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Southwest Missouri river’s listing as polluted may set up fight over meatpacker permit

An undated photo of the Pomme de Terre River, which runs through Webster, Greene, Dallas, Polk and Hickory counties. A meat packing company near Pleasant Hope wants a permit to discharge its wastewater into the river, which is already proposed for the impaired waters list. (Shannon Henry photo via the U.S. Army Corps of Engineers)
An undated photo of the Pomme de Terre River, which runs through Webster, Greene, Dallas, Polk and Hickory counties. A meat packing company near Pleasant Hope wants a permit to discharge its wastewater into the river, which is already proposed for the impaired waters list. (Shannon Henry photo via the U.S. Army Corps of Engineers)

The Pomme de Terre River’s status as an impaired waterway is poised to set up a fight between environmentalists and a meatpacking plant in Southwest Missouri.

Missouri Prime Beef Packers has requested permission from the state to discharge treated wastewater from its facility near Pleasant Hope directly into the river. It currently applies the water to surrounding land as fertilizer.

But since then, the Pomme de Terre has been found to have high levels of E. coli bacteria, landing it on a list of impaired waterways. To restore the water quality, state regulators will have to cap the amount of pollution allowed to enter the waterway.

Until that happens, Ethan Thompson, an attorney representing environmental groups critical of the request, argued allowing a new discharge into the river could violate the Clean Water Act.

“The (Missouri Department of Natural Resources) should follow the law and either wait…before authorizing an additional discharge to the watershed or deny the discharge request altogether,” Thompson, an attorney for Great Rivers Environmental Law Center, wrote in a letter to the state.

But the Missouri Department of Natural Resources argues it can approve the discharge.

“They’re going to be required under the permit to disinfect, so they won’t be causing or contributing to that impairment, so…they can proceed on parallel paths,” John Hoke, director of the state agency’s water protection program, said in an interview.

The situation mirrors countless other disputes between animal agriculture facilities and rural neighbors or environmentalists. Preventing facilities, such as concentrated animal feeding operations, or CAFOs, from moving in has gotten harder for rural communities as the state legislature has restricted cities and counties’ ability to set their own rules.

The Pomme de Terre River, which winds through the Ozark region of southwest Missouri, provides clear, spring-fed water for canoeing, swimming and fishing, making it a popular destination. It was designated an impaired waterway in recent years but had improved and been removed from the list.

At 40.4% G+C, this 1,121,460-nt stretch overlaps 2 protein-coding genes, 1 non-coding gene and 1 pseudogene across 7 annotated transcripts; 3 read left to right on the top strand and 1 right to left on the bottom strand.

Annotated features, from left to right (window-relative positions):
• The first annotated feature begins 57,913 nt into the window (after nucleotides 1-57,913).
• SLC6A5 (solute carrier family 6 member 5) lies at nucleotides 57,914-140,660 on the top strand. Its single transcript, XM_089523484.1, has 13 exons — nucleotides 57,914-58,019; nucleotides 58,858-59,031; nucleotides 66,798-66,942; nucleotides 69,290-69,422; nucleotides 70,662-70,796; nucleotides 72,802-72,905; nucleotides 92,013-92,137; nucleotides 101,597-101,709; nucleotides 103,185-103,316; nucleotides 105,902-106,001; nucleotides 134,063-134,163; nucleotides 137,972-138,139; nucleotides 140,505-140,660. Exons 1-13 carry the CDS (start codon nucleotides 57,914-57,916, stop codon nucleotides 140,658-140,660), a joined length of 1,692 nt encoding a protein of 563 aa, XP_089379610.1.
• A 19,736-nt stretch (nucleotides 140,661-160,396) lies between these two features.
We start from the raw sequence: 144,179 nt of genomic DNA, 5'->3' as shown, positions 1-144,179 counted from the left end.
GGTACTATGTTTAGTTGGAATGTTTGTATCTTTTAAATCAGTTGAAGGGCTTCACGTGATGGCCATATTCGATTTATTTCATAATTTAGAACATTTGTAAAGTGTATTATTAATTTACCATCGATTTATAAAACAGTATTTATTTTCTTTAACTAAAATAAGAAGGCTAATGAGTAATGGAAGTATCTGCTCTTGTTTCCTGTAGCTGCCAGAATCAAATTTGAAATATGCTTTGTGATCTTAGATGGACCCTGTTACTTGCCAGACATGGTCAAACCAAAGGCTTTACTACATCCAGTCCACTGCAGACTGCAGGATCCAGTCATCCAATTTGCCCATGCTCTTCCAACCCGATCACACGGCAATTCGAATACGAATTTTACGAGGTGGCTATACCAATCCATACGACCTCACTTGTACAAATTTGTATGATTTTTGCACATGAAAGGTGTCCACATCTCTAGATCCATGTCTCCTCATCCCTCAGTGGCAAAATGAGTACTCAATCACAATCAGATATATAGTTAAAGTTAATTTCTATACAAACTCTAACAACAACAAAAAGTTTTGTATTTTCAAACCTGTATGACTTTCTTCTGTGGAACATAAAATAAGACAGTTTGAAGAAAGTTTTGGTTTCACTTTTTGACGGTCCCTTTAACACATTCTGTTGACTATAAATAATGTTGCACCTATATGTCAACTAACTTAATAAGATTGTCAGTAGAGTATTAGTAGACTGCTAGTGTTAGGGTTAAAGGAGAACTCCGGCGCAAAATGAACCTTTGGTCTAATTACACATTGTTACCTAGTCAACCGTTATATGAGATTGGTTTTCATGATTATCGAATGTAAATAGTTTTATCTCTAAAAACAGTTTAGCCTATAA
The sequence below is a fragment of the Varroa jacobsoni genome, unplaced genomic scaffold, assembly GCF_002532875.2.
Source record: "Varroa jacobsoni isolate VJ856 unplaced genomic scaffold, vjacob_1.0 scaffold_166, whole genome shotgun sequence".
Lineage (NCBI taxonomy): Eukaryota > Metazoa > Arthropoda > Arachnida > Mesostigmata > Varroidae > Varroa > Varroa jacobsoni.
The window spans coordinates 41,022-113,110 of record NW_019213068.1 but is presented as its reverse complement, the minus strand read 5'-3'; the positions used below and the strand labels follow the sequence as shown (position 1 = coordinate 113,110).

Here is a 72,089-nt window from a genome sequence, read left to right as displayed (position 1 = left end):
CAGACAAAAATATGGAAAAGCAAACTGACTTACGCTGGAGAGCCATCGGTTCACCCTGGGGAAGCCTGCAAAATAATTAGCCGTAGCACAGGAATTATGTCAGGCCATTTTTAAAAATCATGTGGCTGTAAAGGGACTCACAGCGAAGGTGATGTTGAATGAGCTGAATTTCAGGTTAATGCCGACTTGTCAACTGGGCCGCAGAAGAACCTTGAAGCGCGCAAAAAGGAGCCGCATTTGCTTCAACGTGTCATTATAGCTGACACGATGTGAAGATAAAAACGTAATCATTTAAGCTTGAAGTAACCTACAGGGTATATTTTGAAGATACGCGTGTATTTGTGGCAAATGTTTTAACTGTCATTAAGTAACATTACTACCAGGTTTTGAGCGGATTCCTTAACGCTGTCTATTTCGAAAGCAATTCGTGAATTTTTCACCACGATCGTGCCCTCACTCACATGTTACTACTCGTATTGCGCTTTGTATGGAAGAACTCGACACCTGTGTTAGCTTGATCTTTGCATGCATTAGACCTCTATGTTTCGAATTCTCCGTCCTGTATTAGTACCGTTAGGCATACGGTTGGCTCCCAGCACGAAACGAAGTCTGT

Missouri regulators proposed and the Environmental Protection Agency approved it for the list again this summer.

The request from Missouri Prime Beef Packers would mean wastewater from the facility’s processing of 3,500 cattle per week would flow into the river. The water would first be treated using microorganisms, a technology Thompson raised concerns about in his letter.

So far, the Missouri Department of Natural Resources has conducted a “water quality and anti-degradation” to set limits on how much pollution the company can discharge while avoiding harm to the river.

It determined the company can sufficiently treat the wastewater with microbe technology called “iLeaf,” but if it doesn’t work, the review says, the state can require the company to switch to another treatment option.

The review took place before the Pomme de Terre was declared an impaired waterway. But Hoke said the additional discharge is not expected to worsen the water quality because the water will be treated.

The Pomme de Terre was found in 2019 to have an average of more than 200 E. coli colonies per 100 milliliters of water. The limit is 126, triggering its listing as impaired.

At that level, fewer than one person per 1,000 is likely to get a gastrointestinal illness, Hoke said.

E. coli data from 2020 is incomplete, Hoke said, because of the effect of the COVID-19 pandemic on sample collection. The department has yet to receive 2021 and 2022 data, which must go through a quality review process from the U.S. Geological Survey.

Pomme de Terre Lake, which is fed by the river of the same name, is also on the impaired waters because of high levels of chlorophyll-a. Presence of the chemical indicates a body of water is receiving too much phosphorus and nitrogen, which can lead to harmful algae blooms that reduce oxygen in the water and kill fish. Some blooms can lead to toxins and bacteria that can make people sick.

Runoff from farms is a major source of nitrogen and phosphorus, which are found in animal waste. Untreated, the water from the meatpacking facility may also contain those chemicals.

Pomme de Terre Lake does not yet have pollution limits set to bring its chlorophyll-a levels down. The state’s anti-degradation review says the meatpacking facility’s permit could be adjusted if necessary to comply with a limit.

Hoke said the Department of Natural Resources was preparing to release a permit for the facility for public comment. After that, the agency will host a public meeting in the area, likely in September or October, Hoke said.

Missouri Prime Beef Packers did not respond to requests for comment.